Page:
Project foci include measuring and monitoring ocean circulation systems; surveying deep ocean biodiversity – using submarine equipment including robots where needed!; – using biological and chemical markers to detect ecosystem changes; exploring the impact of stressors, from temperature and pH changes to deep-sea mining and fishing; providing open-access information and tools to support sustainable management of the oceans; and building capacity around the Atlantic to continue developing strategies for sustainable management and use of marine resources.

Importantly, a Diverse Knowledge Systems Working Group ensures that project results are shared far beyond the scientific community to industry, NGOs, citizen scientists, Indigenous populations and other local communities. Dialogue with all these stakeholders will help fill knowledge gaps and cross-validate the data generated, enhancing understanding and expanding the reach and legacy of the project.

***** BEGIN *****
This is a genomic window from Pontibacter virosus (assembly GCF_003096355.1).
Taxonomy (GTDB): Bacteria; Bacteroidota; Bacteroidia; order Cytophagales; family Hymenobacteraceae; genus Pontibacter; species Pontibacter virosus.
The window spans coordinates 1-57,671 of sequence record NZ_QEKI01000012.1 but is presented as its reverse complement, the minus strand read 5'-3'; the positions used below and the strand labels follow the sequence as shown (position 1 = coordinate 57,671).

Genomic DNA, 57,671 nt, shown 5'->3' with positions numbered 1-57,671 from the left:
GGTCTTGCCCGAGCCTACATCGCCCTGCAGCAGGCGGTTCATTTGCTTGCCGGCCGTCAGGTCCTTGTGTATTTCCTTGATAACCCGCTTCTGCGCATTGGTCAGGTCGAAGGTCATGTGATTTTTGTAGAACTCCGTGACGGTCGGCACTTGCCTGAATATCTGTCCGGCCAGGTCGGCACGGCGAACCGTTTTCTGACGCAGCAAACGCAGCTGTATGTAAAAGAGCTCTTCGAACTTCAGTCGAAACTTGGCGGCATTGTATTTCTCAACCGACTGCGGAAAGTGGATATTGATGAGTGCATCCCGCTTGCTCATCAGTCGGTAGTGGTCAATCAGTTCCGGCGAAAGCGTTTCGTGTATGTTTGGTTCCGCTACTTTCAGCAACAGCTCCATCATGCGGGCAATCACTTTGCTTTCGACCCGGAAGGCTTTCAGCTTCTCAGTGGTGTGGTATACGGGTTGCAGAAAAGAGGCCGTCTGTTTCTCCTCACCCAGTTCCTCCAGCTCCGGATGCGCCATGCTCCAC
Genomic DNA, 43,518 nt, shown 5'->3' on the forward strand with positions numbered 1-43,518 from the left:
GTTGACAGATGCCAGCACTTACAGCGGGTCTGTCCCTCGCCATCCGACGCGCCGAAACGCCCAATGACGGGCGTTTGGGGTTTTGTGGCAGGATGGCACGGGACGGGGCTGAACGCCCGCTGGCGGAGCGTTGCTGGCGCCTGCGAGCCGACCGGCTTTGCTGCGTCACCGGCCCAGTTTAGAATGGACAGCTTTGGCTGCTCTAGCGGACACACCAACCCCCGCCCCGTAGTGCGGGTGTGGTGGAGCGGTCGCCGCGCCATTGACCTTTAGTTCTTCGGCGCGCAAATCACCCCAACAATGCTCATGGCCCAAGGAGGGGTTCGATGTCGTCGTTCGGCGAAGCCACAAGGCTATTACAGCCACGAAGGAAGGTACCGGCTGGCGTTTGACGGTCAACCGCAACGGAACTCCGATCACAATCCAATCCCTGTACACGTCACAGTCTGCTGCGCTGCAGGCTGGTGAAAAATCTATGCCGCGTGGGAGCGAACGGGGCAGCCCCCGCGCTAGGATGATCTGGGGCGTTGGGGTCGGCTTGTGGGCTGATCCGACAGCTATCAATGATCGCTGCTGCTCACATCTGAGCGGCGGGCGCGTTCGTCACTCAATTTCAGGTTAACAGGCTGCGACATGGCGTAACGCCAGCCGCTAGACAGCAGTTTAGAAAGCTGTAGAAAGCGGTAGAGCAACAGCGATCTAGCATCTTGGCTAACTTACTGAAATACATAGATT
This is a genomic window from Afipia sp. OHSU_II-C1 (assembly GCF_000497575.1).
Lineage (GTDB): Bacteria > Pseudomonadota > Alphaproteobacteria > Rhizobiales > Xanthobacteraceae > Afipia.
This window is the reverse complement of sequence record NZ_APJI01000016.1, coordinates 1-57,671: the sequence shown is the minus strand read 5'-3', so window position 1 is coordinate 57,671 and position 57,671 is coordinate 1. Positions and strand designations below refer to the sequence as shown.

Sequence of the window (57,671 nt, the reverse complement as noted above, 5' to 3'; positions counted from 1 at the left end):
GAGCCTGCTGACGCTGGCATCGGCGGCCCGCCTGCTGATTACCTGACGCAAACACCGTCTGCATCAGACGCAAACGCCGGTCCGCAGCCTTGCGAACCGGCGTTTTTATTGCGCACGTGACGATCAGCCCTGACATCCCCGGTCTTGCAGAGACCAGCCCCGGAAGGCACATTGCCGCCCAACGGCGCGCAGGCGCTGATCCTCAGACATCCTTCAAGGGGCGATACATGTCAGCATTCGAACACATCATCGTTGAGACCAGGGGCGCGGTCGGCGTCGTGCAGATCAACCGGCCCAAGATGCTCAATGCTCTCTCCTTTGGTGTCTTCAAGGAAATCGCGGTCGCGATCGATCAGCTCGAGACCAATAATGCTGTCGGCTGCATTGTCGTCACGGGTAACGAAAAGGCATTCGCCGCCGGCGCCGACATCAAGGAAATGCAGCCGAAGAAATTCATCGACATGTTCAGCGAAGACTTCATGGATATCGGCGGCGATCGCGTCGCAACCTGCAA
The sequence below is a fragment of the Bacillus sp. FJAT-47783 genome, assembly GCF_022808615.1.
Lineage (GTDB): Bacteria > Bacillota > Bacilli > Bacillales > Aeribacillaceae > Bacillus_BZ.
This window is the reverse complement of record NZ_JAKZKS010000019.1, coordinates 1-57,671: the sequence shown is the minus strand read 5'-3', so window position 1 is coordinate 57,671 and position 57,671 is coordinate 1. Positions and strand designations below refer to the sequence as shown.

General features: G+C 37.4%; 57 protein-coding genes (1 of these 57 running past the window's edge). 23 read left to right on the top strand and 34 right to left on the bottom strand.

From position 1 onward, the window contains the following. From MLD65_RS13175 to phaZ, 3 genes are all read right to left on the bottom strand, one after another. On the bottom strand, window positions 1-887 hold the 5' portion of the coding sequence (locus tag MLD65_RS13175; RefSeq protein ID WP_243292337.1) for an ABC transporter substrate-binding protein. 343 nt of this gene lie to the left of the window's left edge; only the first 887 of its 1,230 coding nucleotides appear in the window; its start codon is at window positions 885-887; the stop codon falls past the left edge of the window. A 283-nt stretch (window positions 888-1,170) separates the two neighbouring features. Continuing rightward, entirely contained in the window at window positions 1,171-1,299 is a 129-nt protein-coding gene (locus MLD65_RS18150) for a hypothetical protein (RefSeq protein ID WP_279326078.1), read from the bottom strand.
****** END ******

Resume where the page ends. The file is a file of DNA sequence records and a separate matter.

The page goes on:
Sitting at the interfaces of science, conservation, culture, law, politics and more, the One Ocean Hub works in sites around the world, from the Southeast Atlantic to the South Pacific, building towards an integrated and inclusive governance of marine systems. The Hub supplied a range of evidence and facilitated discussions to the 26th and 27th Conferences to the Parties (COPs) of the UN Framework Convention on Climate Change.

From sea to IPCC

Murray studied Biology at the University of York before completing a PhD at the University of Glasgow examining nitrogen cycling in the symbiotic snakelocks anemone (Anemonia viridis). He worked the Scottish Association for Marine Science from 1997, spending a period as Marie Curie Fellow at the Center for Marine Science at the University North Carolina Wilmington, before joining the Centre for Marine Biodiversity and Biotechnology at Heriot-Watt University in 2009, first as Reader, then Professor of Marine Biology and Director. During this time he was instrumental in the creation of the Lyell Centre for Earth and marine Science and Technology, a collaboration between Heriot-Watt and the British Geological Survey. He has been at the University of Edinburgh since 2016.